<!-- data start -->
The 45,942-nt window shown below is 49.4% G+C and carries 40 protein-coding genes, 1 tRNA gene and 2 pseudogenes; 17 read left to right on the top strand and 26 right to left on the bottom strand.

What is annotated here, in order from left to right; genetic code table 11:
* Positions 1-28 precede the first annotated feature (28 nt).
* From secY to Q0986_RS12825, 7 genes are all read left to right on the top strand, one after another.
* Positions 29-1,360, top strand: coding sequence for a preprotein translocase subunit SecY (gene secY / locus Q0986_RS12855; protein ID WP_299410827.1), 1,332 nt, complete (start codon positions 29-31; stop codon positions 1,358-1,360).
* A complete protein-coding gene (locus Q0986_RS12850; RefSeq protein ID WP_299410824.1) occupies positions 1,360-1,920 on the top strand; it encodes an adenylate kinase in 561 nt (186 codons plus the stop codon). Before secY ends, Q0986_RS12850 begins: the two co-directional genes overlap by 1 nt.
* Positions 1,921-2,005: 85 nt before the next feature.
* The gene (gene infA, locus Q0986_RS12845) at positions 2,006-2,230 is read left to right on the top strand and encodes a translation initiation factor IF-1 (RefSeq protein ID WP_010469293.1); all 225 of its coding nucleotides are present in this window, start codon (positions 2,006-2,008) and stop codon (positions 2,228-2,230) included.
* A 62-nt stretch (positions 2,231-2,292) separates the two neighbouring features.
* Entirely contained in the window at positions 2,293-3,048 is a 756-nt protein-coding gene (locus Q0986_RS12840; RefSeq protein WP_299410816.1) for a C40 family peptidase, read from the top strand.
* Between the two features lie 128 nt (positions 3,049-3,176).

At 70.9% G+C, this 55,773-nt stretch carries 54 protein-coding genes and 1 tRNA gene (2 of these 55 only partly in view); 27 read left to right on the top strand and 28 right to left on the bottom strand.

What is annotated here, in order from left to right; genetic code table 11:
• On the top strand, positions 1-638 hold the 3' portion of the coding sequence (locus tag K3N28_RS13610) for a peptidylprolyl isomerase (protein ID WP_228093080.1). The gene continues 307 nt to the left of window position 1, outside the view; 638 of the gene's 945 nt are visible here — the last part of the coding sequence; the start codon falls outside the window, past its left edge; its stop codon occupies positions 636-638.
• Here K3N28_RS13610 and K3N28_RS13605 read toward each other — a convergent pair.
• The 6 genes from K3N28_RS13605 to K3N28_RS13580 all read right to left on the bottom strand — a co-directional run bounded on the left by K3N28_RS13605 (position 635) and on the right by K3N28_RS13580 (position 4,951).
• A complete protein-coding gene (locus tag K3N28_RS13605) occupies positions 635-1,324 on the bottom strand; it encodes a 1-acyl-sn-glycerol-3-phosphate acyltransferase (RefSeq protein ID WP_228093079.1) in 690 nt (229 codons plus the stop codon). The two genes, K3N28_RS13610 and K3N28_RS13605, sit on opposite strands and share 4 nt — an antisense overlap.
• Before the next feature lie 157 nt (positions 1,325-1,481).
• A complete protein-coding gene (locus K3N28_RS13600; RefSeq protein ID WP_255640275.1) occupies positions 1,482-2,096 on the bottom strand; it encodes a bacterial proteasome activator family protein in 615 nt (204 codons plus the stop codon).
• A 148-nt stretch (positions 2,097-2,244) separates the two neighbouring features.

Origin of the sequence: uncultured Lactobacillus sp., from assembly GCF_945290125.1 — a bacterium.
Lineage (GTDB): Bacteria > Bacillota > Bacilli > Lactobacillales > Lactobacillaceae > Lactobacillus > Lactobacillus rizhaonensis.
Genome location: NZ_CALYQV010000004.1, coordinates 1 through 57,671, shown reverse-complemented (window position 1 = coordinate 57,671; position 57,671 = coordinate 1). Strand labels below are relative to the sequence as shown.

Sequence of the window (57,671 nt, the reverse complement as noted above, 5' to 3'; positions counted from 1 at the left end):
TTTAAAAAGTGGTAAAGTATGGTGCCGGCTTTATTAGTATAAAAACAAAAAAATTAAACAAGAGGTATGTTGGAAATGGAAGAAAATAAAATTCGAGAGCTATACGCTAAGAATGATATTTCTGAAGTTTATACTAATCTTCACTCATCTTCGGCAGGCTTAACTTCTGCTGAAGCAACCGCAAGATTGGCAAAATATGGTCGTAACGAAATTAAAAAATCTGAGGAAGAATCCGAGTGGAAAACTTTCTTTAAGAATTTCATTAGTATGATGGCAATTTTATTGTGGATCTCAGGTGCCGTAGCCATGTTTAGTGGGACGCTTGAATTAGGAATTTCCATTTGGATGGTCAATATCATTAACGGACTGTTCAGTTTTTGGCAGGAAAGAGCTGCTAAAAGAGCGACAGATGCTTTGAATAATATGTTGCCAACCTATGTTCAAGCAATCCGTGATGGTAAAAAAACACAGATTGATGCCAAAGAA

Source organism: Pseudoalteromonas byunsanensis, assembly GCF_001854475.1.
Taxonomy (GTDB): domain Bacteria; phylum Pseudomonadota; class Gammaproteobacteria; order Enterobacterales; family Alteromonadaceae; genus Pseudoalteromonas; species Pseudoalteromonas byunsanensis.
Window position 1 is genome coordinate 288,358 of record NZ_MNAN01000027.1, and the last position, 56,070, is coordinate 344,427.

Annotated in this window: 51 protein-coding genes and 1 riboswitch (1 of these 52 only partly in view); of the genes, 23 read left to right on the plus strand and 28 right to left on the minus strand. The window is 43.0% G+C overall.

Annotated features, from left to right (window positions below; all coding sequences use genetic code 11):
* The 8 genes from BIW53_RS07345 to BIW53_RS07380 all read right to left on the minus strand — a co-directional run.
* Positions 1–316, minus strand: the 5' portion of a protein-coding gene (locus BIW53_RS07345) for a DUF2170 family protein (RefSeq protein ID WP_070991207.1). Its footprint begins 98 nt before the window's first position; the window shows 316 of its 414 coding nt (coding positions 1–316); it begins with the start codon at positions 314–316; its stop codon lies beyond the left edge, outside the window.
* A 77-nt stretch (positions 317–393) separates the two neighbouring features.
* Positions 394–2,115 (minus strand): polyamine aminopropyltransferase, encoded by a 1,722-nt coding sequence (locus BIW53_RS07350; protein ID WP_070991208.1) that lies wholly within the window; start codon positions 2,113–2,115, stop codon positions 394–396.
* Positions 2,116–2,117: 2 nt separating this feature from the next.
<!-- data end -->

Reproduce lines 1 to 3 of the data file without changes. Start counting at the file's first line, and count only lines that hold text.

The 45,942-nt window shown below is 49.4% G+C and carries 40 protein-coding genes, 1 tRNA gene and 2 pseudogenes; 17 read left to right on the top strand and 26 right to left on the bottom strand.

What is annotated here, in order from left to right; genetic code table 11:
* Positions 1-28 precede the first annotated feature (28 nt).